Chinese lawmakers expelled disgraced politician Bo Xilai from parliament on Friday, paving the way for his prosecution for a series of alleged crimes. Bo's political career was left in ruins when his wife was charged with murder in July.
Disgraced Chinese politician Bo Xilai has been expelled from the country's parliament and stripped of his legal immunity, clearing the way for his prosecution, state media said Friday.
The announcement follows intense speculation on the fate of the former party boss of the southwestern city of Chongqing in the lead-up to a once-in-a-decade leadership transition set to begin on November 8.
State news agency Xinhua said the Standing Committee of the 11th National People's Congress (NPC) removed Bo from his post late last month, but made the announcement only on Friday at a bi-monthly session.
"According to the law on the deputies to NPC and to local people's congresses, his post was terminated," Xinhua said, quoting a statement from the standing committee at the end of a four-day meeting.
The report also said that Bo had "borne major responsibility" for the murder of a British businessman that resulted in his downfall, without elaborating.
The focus will now shift to when Bo faces trial for a litany of alleged crimes, with most commentators suggesting the court case will be after the Communist Party Congress next month at which new leaders will be selected.
Li Xiaolin, a lawyer who had been appointed by the Bo family, told AFP Friday that he did not expect the court case to be held until after the congress.
Party chiefs are set to meet for the Communist Party Central Committee's 7th Plenary Session on November 1 to formally approve the convening of the congress and confirm the decision made last month to remove Bo from the party.
Bo's expulsion from the NPC comes after state media announced last month that he would "face justice" for alleged abuse of power, taking bribes and improper sexual relations.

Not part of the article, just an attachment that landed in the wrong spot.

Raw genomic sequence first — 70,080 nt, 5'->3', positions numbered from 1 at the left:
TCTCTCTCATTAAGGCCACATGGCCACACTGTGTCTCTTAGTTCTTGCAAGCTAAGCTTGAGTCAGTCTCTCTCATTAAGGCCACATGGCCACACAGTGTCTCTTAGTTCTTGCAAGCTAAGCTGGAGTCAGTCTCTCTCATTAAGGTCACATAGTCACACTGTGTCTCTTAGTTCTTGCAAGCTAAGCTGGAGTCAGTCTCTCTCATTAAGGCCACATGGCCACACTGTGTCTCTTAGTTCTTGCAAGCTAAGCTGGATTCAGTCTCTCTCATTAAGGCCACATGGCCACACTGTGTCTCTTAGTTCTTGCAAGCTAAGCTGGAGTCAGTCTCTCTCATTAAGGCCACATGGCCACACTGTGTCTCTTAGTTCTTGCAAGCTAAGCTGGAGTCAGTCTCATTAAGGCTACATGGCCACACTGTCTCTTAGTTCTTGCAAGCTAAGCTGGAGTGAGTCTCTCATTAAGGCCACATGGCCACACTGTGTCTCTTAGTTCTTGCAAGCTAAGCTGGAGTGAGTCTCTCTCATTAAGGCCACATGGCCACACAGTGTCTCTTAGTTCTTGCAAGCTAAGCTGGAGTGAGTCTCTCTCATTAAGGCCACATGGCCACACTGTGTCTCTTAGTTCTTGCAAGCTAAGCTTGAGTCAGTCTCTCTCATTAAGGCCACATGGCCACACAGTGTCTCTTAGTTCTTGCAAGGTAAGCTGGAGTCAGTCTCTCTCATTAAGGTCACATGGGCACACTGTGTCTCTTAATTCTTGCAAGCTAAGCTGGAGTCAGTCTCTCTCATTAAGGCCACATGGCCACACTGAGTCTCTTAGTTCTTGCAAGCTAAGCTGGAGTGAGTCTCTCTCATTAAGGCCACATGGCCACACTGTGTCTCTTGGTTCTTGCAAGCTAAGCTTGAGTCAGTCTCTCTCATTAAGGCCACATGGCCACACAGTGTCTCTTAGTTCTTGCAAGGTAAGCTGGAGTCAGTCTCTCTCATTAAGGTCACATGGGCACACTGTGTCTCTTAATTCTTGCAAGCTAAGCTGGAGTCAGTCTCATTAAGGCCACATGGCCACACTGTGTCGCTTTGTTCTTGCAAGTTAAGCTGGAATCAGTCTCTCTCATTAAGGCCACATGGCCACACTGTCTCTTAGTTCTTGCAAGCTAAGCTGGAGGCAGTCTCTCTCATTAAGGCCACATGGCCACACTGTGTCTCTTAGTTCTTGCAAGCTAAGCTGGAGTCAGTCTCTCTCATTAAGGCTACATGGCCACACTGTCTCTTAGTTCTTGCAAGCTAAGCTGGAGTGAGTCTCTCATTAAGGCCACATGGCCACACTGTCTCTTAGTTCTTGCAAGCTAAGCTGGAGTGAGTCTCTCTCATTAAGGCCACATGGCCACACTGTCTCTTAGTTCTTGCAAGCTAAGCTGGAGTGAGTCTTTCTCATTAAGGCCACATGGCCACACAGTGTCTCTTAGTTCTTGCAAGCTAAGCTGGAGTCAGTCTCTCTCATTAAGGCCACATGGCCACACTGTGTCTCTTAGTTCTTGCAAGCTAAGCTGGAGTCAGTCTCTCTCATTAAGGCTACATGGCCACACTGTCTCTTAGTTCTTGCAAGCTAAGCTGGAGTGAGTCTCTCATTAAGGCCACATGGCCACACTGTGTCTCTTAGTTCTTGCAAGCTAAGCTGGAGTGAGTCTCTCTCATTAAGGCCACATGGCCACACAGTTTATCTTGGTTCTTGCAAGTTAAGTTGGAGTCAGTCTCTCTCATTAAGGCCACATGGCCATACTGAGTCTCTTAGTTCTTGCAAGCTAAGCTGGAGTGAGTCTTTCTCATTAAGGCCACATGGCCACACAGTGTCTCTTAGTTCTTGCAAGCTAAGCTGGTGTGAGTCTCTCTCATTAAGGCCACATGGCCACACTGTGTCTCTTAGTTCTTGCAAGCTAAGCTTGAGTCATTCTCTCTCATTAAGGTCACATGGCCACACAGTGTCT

This was seen as an unprecedented public rebuke for a senior Chinese party official as authorities looked to lay to rest a damaging episode that shocked China and saw Bo's wife convicted of murder.
Bo, the party boss of the southwestern metropolis of Chongqing, had been seen as a candidate for promotion to the party's top echelons.
But he was brought down earlier this year by murder allegations against his wife Gu Kailai that came to light when Bo's key aide and police chief Wang Lijun sought refuge in the US consulate and detailed a string of alleged crimes.
His wife was handed a suspended death sentence – commonly commuted to a life sentence – for fatally poisoning British businessman Neil Heywood.
The Xinhua report also said Bo – who is expected to face a lengthy prison sentence – had "seriously violated CPC (Communist Party Congress) disciplines".
Bo was earlier removed from his Chongqing post, with analysts saying the affair exposed deep divisions within the party as he retains a large following among left-leaning members.
In response to the opening of the NPC meeting this week, hundreds of Bo's supporters urged the parliament in an online petition not to expose him to a potentially unfair trial.
"The entire trial involving the Bo case has the problems of facts that are unclear, evidence that is neither reliable nor adequate and procedures that are not lawful," the letter on the leftist Red China website said.
There were more than 500 signatories in support of Bo, who had championed a "red revival" before his downfall.
The Communists had hoped for a smooth build-up to a congress that is tightly scripted to underline the party's claim to be the only legitimate force capable of ruling the world's most populous nation.
But the party has instead been rocked by the Bo case and the details of murder, million-dollar deals and the affluent lifestyles of the Communist Party power elite that it laid bare.
The congress typically lasts about one week and ends with the traditional unveiling of a new Politburo line-up that this year is expected to see Vice President Xi Jinping promoted to Communist Party general-secretary.
Date created : 2012-10-26